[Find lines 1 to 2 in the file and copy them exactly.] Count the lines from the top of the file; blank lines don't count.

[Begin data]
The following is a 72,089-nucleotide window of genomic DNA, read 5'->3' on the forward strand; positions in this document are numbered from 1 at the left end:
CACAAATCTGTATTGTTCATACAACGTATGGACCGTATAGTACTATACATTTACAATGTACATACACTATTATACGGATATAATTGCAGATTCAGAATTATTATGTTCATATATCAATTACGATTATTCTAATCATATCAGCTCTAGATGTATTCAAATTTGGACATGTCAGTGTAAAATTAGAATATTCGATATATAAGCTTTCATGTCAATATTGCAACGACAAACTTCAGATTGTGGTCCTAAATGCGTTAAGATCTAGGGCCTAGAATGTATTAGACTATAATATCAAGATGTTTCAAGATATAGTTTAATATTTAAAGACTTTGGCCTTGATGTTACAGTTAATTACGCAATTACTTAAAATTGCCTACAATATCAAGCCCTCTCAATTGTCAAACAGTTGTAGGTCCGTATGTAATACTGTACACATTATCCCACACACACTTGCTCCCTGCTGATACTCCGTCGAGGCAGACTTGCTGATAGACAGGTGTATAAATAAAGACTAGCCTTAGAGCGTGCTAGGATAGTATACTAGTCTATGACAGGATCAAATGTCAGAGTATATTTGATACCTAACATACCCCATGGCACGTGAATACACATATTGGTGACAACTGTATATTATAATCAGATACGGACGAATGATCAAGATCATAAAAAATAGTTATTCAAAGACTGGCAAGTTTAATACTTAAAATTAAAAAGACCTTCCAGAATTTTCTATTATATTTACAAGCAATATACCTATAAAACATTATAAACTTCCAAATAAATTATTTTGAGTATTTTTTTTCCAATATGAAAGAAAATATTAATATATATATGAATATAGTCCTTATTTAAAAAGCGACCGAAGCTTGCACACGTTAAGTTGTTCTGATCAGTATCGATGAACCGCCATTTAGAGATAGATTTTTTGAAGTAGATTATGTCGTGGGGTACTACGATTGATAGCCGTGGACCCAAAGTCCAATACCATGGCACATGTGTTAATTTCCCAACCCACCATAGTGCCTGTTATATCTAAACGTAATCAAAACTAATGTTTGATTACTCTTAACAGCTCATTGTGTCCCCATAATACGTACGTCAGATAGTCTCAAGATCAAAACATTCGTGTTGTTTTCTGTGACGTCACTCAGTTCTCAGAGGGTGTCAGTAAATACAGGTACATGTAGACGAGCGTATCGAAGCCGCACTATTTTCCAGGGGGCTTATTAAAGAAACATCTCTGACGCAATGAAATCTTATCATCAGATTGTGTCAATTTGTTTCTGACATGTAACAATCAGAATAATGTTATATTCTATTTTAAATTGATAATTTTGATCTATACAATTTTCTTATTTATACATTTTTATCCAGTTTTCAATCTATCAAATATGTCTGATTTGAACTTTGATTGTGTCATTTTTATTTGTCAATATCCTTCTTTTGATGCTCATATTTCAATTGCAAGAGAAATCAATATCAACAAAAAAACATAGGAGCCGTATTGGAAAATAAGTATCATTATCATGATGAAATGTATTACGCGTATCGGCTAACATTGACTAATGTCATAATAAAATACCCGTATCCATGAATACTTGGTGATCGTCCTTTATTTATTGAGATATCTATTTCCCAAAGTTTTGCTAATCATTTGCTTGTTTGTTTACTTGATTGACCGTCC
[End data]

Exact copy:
The following is a 72,089-nucleotide window of genomic DNA, read 5'->3' on the forward strand; positions in this document are numbered from 1 at the left end:
CACAAATCTGTATTGTTCATACAACGTATGGACCGTATAGTACTATACATTTACAATGTACATACACTATTATACGGATATAATTGCAGATTCAGAATTATTATGTTCATATATCAATTACGATTATTCTAATCATATCAGCTCTAGATGTATTCAAATTTGGACATGTCAGTGTAAAATTAGAATATTCGATATATAAGCTTTCATGTCAATATTGCAACGACAAACTTCAGATTGTGGTCCTAAATGCGTTAAGATCTAGGGCCTAGAATGTATTAGACTATAATATCAAGATGTTTCAAGATATAGTTTAATATTTAAAGACTTTGGCCTTGATGTTACAGTTAATTACGCAATTACTTAAAATTGCCTACAATATCAAGCCCTCTCAATTGTCAAACAGTTGTAGGTCCGTATGTAATACTGTACACATTATCCCACACACACTTGCTCCCTGCTGATACTCCGTCGAGGCAGACTTGCTGATAGACAGGTGTATAAATAAAGACTAGCCTTAGAGCGTGCTAGGATAGTATACTAGTCTATGACAGGATCAAATGTCAGAGTATATTTGATACCTAACATACCCCATGGCACGTGAATACACATATTGGTGACAACTGTATATTATAATCAGATACGGACGAATGATCAAGATCATAAAAAATAGTTATTCAAAGACTGGCAAGTTTAATACTTAAAATTAAAAAGACCTTCCAGAATTTTCTATTATATTTACAAGCAATATACCTATAAAACATTATAAACTTCCAAATAAATTATTTTGAGTATTTTTTTTCCAATATGAAAGAAAATATTAATATATATATGAATATAGTCCTTATTTAAAAAGCGACCGAAGCTTGCACACGTTAAGTTGTTCTGATCAGTATCGATGAACCGCCATTTAGAGATAGATTTTTTGAAGTAGATTATGTCGTGGGGTACTACGATTGATAGCCGTGGACCCAAAGTCCAATACCATGGCACATGTGTTAATTTCCCAACCCACCATAGTGCCTGTTATATCTAAACGTAATCAAAACTAATGTTTGATTACTCTTAACAGCTCATTGTGTCCCCATAATACGTACGTCAGATAGTCTCAAGATCAAAACATTCGTGTTGTTTTCTGTGACGTCACTCAGTTCTCAGAGGGTGTCAGTAAATACAGGTACATGTAGACGAGCGTATCGAAGCCGCACTATTTTCCAGGGGGCTTATTAAAGAAACATCTCTGACGCAATGAAATCTTATCATCAGATTGTGTCAATTTGTTTCTGACATGTAACAATCAGAATAATGTTATATTCTATTTTAAATTGATAATTTTGATCTATACAATTTTCTTATTTATACATTTTTATCCAGTTTTCAATCTATCAAATATGTCTGATTTGAACTTTGATTGTGTCATTTTTATTTGTCAATATCCTTCTTTTGATGCTCATATTTCAATTGCAAGAGAAATCAATATCAACAAAAAAACATAGGAGCCGTATTGGAAAATAAGTATCATTATCATGATGAAATGTATTACGCGTATCGGCTAACATTGACTAATGTCATAATAAAATACCCGTATCCATGAATACTTGGTGATCGTCCTTTATTTATTGAGATATCTATTTCCCAAAGTTTTGCTAATCATTTGCTTGTTTGTTTACTTGATTGACCGTCC